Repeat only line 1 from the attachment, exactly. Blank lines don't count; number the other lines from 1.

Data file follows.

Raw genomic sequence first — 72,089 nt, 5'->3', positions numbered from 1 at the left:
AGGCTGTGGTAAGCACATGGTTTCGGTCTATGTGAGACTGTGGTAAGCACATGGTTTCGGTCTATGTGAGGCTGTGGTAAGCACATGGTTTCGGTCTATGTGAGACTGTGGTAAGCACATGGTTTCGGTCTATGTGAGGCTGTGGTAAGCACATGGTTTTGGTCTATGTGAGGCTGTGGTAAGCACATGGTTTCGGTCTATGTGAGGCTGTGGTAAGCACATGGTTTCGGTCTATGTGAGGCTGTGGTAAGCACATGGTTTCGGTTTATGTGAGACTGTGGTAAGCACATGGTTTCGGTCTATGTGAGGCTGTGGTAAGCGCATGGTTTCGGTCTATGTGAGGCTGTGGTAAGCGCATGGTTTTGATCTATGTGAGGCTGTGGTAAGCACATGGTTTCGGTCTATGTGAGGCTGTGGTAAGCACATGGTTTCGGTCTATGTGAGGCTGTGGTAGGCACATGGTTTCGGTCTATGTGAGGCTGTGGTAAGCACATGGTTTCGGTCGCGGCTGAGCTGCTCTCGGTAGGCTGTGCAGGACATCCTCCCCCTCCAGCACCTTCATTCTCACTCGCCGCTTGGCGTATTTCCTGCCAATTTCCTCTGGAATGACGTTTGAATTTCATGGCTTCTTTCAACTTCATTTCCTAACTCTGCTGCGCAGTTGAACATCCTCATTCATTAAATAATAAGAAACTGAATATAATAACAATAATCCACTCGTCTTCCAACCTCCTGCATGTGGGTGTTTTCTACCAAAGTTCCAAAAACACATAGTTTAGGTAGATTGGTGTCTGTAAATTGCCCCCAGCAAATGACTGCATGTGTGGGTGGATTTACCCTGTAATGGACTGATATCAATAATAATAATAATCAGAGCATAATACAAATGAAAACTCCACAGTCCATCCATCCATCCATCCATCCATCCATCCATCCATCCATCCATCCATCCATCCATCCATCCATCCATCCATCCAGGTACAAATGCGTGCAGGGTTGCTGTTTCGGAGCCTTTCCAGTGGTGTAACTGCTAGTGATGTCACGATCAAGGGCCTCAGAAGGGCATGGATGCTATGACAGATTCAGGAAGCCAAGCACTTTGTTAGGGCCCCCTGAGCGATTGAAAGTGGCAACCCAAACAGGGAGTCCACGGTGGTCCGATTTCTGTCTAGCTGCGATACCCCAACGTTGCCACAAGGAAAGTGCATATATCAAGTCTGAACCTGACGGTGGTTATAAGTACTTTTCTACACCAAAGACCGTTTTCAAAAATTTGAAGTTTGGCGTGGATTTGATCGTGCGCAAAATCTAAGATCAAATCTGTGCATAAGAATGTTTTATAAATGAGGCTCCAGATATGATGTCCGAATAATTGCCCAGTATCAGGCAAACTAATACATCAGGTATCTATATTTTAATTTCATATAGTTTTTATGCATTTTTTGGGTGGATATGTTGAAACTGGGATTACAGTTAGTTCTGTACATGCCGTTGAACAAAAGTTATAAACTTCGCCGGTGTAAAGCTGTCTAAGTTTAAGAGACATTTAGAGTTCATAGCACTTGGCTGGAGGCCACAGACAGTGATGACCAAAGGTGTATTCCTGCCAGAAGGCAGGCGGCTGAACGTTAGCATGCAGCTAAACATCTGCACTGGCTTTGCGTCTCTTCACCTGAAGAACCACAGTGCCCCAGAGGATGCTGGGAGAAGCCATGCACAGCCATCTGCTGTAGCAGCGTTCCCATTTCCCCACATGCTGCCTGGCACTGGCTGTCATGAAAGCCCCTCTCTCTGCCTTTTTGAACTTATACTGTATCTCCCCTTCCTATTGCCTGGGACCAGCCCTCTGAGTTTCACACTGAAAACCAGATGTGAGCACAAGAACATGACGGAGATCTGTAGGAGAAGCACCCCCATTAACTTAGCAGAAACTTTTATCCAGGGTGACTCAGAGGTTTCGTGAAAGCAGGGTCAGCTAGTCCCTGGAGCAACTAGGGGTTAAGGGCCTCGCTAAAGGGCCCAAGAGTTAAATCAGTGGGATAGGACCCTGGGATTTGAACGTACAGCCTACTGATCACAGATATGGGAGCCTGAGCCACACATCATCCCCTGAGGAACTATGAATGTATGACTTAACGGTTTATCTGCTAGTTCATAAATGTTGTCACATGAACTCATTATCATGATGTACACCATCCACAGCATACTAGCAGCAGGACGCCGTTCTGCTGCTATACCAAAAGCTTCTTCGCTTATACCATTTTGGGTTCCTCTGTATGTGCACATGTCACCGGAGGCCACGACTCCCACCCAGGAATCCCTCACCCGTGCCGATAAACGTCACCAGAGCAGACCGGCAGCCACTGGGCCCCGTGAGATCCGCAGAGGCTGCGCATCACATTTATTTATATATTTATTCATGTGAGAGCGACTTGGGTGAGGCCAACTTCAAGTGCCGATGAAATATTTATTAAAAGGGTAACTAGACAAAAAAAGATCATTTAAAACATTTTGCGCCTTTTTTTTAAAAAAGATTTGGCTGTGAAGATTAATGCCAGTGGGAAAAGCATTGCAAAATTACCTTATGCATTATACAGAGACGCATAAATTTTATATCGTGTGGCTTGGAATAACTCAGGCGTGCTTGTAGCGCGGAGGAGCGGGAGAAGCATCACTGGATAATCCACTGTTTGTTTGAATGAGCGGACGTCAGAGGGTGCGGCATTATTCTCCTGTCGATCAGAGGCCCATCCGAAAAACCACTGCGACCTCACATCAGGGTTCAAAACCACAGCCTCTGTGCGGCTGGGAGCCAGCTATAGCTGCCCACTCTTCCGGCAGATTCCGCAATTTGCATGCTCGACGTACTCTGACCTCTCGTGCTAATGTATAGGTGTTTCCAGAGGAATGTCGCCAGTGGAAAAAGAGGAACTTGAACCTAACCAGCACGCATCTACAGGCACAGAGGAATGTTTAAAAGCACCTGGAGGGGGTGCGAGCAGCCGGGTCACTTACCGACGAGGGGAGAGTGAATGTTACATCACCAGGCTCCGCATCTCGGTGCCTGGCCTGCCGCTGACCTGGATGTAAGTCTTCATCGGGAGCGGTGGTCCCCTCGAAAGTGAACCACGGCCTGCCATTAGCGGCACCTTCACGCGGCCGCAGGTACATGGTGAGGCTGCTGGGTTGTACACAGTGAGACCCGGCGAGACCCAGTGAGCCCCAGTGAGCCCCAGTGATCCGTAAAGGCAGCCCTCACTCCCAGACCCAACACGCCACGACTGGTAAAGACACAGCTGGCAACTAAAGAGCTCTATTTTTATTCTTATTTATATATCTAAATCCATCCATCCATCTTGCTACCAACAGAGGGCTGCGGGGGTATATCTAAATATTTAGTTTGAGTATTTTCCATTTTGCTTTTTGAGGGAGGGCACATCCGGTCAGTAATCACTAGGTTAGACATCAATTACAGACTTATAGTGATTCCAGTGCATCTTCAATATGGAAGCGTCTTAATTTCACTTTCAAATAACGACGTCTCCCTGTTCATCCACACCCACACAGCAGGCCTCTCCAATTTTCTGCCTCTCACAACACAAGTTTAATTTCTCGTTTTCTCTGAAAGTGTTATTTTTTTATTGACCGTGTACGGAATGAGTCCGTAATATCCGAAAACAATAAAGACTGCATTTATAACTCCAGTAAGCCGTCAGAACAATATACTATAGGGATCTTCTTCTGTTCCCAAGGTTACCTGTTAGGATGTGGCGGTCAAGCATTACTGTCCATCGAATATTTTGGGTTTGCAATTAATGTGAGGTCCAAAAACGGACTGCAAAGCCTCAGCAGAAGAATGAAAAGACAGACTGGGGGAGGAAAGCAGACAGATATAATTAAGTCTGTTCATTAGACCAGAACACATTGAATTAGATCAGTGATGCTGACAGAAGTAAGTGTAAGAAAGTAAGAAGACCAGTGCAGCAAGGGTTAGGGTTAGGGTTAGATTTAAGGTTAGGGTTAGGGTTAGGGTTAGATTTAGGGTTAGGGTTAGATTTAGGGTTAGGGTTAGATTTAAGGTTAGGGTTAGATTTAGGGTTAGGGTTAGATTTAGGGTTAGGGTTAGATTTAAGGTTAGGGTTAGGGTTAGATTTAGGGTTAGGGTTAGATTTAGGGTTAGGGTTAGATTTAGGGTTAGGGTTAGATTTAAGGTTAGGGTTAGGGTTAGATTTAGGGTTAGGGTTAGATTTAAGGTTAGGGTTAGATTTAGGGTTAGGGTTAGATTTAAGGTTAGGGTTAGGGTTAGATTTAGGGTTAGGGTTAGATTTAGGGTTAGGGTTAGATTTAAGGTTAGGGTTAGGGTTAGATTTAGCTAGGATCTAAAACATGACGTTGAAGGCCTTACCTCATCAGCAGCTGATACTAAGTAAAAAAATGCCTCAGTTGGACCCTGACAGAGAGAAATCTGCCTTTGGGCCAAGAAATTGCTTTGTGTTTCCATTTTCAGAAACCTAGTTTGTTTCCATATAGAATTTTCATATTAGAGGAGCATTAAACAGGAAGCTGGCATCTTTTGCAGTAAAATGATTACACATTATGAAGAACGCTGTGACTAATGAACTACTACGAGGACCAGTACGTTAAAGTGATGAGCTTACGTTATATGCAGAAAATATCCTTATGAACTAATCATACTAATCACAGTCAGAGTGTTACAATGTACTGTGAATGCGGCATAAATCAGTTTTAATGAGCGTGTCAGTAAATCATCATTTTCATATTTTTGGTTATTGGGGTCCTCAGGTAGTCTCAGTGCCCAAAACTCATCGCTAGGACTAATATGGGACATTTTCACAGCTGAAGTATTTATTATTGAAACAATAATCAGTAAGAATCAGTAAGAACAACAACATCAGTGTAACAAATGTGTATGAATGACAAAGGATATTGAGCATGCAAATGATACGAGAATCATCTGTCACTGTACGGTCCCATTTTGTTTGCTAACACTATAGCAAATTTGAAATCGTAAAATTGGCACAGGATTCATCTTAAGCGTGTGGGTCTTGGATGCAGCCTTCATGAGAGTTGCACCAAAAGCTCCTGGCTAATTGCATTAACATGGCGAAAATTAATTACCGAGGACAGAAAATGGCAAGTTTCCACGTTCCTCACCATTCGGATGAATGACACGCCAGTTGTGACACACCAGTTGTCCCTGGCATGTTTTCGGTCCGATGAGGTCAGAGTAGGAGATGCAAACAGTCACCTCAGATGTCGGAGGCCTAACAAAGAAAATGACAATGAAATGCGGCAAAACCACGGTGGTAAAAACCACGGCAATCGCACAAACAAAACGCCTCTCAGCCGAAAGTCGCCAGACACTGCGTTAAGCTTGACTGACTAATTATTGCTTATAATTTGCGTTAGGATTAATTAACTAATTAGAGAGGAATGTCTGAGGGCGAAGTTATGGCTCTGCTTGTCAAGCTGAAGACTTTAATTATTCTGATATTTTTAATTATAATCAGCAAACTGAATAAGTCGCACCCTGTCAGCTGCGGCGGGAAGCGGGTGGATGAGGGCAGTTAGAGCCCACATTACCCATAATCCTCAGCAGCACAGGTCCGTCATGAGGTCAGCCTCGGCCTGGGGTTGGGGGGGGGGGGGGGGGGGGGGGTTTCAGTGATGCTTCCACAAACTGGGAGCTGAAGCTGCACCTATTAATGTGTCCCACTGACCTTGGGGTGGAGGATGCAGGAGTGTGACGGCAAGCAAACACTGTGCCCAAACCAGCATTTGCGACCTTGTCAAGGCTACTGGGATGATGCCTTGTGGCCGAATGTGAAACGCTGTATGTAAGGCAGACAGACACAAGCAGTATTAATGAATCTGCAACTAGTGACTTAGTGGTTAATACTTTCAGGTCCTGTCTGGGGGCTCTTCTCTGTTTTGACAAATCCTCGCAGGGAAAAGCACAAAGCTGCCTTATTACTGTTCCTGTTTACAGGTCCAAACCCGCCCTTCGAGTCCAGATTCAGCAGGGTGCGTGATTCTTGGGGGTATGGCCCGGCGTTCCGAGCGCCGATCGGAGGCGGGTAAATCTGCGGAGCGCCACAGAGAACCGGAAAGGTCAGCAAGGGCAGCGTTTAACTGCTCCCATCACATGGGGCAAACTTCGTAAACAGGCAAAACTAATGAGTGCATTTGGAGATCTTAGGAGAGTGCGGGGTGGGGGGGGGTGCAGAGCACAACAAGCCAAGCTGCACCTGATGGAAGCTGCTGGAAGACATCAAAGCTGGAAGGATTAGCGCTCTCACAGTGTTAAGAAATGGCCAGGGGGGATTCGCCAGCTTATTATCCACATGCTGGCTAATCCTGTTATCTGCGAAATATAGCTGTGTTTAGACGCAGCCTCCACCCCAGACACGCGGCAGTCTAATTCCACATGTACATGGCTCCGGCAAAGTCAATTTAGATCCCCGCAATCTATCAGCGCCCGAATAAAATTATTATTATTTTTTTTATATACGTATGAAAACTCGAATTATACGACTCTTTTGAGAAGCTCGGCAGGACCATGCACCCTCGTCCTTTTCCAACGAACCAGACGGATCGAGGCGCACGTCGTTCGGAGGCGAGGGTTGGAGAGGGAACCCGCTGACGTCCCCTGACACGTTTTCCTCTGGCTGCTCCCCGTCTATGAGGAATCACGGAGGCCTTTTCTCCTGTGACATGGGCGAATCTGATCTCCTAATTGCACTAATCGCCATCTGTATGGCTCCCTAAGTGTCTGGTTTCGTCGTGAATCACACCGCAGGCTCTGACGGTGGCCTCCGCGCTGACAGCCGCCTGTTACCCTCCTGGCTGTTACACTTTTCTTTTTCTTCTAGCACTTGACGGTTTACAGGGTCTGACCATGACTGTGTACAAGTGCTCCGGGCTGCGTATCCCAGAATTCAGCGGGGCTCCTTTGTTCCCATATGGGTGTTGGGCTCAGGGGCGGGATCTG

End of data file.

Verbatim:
Raw genomic sequence first — 72,089 nt, 5'->3', positions numbered from 1 at the left: